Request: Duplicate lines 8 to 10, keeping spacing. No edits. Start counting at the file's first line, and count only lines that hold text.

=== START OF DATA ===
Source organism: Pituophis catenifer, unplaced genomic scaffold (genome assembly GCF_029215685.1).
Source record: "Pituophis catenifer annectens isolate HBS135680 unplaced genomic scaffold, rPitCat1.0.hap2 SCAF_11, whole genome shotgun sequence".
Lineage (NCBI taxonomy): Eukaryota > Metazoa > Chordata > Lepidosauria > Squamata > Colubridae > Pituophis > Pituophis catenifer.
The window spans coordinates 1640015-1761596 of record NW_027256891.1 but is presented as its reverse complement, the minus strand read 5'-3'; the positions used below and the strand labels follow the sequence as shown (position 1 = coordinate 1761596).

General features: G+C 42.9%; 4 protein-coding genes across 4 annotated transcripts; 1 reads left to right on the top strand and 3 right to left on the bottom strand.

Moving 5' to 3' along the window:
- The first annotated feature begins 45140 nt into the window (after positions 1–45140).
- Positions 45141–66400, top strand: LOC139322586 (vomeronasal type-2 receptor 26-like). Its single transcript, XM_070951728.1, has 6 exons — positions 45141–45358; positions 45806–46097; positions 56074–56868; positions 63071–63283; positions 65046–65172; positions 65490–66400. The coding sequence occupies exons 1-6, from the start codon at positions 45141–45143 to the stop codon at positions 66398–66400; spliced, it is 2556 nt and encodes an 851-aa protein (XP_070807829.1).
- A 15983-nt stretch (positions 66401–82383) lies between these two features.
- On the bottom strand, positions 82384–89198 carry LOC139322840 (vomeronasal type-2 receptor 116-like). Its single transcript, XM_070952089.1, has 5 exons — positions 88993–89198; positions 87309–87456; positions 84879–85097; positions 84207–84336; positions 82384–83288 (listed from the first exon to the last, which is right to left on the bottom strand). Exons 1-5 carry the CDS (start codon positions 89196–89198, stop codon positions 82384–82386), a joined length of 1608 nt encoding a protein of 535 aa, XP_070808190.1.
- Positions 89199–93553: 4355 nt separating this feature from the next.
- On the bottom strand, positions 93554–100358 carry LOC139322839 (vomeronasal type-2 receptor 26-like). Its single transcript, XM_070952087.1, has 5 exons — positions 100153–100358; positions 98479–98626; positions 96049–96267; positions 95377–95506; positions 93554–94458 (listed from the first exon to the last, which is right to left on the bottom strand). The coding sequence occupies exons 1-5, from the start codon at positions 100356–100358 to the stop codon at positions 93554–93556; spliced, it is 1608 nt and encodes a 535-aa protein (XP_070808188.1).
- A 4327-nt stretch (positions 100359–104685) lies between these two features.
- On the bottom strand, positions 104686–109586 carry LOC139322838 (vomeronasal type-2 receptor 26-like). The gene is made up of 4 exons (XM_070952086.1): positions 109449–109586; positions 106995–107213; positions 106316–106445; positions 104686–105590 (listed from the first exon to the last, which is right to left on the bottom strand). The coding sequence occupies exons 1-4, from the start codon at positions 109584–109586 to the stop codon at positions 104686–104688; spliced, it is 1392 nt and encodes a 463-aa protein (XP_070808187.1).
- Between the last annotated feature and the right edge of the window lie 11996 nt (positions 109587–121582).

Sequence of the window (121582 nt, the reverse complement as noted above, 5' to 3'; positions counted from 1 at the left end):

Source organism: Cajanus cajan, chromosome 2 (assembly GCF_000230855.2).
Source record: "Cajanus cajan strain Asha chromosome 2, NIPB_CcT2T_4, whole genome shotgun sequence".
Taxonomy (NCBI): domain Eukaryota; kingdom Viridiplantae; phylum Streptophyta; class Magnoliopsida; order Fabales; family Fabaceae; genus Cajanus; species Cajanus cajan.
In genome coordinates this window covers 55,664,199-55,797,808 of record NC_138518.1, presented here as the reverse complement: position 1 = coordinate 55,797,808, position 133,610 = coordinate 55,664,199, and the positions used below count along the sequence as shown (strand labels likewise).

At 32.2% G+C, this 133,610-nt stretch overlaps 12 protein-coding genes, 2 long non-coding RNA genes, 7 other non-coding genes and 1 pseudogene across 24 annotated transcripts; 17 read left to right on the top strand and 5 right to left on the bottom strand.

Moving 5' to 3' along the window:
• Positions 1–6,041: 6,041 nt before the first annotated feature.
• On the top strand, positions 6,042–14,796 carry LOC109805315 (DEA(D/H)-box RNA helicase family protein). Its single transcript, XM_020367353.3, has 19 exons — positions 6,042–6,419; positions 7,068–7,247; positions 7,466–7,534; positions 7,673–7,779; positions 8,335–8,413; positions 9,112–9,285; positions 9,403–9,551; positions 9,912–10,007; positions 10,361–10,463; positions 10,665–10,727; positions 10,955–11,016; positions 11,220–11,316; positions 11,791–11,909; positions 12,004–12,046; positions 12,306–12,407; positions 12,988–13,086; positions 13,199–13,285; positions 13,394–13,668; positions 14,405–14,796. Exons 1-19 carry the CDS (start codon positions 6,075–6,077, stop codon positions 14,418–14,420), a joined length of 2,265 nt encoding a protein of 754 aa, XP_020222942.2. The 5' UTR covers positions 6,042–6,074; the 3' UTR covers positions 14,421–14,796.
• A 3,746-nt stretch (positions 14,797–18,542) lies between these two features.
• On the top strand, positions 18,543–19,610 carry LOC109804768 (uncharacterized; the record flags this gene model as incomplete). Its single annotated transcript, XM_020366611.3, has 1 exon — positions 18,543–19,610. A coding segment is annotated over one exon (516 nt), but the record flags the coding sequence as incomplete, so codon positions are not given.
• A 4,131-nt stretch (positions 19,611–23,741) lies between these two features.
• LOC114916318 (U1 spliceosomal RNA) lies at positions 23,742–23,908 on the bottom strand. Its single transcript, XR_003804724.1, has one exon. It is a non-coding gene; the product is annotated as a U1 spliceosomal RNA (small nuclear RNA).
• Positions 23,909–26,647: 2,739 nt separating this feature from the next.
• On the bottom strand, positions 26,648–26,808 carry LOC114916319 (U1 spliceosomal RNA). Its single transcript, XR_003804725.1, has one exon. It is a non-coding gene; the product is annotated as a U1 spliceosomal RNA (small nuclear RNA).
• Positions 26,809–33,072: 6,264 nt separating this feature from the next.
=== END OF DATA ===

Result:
- Positions 45141–66400, top strand: LOC139322586 (vomeronasal type-2 receptor 26-like). Its single transcript, XM_070951728.1, has 6 exons — positions 45141–45358; positions 45806–46097; positions 56074–56868; positions 63071–63283; positions 65046–65172; positions 65490–66400. The coding sequence occupies exons 1-6, from the start codon at positions 45141–45143 to the stop codon at positions 66398–66400; spliced, it is 2556 nt and encodes an 851-aa protein (XP_070807829.1).
- A 15983-nt stretch (positions 66401–82383) lies between these two features.
- On the bottom strand, positions 82384–89198 carry LOC139322840 (vomeronasal type-2 receptor 116-like). Its single transcript, XM_070952089.1, has 5 exons — positions 88993–89198; positions 87309–87456; positions 84879–85097; positions 84207–84336; positions 82384–83288 (listed from the first exon to the last, which is right to left on the bottom strand). Exons 1-5 carry the CDS (start codon positions 89196–89198, stop codon positions 82384–82386), a joined length of 1608 nt encoding a protein of 535 aa, XP_070808190.1.